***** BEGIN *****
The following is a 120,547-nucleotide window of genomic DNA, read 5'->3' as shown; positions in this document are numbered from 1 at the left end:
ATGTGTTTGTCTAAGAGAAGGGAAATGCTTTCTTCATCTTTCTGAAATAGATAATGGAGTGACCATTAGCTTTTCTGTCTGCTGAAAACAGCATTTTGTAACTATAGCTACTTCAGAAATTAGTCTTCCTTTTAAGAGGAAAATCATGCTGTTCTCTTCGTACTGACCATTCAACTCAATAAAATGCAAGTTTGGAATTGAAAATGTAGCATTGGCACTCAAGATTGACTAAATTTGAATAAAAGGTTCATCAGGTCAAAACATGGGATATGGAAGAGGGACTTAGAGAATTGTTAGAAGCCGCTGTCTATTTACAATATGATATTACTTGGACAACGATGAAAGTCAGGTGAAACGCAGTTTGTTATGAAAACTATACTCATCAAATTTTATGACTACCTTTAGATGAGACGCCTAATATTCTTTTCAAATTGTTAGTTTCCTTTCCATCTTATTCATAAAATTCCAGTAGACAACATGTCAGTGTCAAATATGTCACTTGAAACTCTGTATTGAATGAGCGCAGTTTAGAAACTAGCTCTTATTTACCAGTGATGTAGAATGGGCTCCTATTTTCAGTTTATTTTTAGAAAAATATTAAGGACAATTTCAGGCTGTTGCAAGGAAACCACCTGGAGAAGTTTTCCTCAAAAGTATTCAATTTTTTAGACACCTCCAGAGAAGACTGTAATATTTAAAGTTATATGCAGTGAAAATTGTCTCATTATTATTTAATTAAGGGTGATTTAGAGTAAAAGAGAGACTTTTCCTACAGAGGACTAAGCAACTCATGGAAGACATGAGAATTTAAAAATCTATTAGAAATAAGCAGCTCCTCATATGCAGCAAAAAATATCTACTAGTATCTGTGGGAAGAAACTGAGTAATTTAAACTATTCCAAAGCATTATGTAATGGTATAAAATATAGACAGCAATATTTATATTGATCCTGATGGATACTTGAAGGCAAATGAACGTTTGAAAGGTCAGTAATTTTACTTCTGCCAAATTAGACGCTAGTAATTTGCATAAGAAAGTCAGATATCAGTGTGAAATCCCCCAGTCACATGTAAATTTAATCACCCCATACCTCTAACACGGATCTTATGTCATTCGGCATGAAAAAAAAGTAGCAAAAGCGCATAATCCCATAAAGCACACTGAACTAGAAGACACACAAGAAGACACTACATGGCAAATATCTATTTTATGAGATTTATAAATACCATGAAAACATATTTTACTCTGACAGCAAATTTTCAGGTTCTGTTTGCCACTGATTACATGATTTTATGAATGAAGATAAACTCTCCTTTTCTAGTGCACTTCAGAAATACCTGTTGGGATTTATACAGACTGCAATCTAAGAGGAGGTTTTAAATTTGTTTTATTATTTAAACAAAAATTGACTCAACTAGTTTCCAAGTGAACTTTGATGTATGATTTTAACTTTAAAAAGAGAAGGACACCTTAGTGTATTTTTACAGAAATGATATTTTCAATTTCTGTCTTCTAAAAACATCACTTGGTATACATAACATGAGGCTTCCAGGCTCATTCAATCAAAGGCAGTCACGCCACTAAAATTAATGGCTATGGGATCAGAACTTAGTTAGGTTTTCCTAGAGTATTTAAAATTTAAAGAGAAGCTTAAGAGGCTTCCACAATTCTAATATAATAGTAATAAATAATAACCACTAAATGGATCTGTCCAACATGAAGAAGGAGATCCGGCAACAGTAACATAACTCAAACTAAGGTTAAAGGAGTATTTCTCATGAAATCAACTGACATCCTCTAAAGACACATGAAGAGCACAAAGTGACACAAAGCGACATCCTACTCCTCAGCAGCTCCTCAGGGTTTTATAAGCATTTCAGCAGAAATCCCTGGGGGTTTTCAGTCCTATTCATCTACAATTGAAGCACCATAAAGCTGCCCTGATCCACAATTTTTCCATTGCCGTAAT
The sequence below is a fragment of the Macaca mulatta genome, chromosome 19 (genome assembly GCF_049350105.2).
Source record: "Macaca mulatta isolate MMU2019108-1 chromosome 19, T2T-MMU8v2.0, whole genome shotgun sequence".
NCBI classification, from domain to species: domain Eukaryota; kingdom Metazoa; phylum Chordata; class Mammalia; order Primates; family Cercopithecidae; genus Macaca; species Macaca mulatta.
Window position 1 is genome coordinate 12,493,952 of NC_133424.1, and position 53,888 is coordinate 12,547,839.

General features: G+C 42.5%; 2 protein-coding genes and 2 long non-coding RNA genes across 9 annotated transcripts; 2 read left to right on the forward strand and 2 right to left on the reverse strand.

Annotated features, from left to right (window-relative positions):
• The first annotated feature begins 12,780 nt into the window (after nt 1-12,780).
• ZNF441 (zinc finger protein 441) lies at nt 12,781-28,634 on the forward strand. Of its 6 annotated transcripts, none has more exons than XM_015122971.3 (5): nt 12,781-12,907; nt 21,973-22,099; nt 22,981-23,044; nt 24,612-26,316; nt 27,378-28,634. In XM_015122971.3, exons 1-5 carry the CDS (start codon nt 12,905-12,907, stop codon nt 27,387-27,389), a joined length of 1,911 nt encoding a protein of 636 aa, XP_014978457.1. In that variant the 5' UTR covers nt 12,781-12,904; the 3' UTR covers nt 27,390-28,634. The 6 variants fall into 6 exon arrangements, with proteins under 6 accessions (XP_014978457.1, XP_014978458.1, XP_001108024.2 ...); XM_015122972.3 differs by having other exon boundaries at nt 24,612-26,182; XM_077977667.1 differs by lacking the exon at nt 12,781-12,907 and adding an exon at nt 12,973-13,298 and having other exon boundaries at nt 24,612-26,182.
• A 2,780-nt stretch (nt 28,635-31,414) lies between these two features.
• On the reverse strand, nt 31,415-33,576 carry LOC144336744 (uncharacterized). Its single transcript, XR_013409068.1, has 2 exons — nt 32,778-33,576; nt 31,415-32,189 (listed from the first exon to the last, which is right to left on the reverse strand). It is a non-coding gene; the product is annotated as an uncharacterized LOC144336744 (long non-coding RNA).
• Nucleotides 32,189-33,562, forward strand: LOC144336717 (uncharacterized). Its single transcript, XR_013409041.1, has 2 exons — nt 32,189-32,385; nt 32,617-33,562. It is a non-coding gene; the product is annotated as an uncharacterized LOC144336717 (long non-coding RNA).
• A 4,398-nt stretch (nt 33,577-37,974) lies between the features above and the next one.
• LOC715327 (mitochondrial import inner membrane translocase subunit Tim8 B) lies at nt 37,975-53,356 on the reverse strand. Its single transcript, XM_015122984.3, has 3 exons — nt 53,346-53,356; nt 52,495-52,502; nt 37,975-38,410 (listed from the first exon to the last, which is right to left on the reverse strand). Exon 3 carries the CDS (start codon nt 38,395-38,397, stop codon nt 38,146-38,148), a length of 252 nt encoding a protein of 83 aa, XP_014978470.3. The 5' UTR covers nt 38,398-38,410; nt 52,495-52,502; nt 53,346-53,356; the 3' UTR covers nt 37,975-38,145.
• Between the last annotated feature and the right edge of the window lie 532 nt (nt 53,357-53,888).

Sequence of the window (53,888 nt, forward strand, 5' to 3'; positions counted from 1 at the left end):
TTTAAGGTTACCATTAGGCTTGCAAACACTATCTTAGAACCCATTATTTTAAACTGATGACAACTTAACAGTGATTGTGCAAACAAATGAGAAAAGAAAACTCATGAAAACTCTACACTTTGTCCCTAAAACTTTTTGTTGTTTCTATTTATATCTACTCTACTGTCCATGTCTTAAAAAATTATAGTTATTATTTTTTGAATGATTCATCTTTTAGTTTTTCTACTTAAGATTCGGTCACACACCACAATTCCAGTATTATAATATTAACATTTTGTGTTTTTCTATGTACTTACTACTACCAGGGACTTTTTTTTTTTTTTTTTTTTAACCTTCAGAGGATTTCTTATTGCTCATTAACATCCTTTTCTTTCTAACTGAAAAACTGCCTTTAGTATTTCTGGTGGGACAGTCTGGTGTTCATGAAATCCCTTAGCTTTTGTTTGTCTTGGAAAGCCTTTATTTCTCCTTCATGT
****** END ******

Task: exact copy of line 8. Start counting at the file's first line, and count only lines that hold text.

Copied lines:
Annotated features, from left to right (window-relative positions):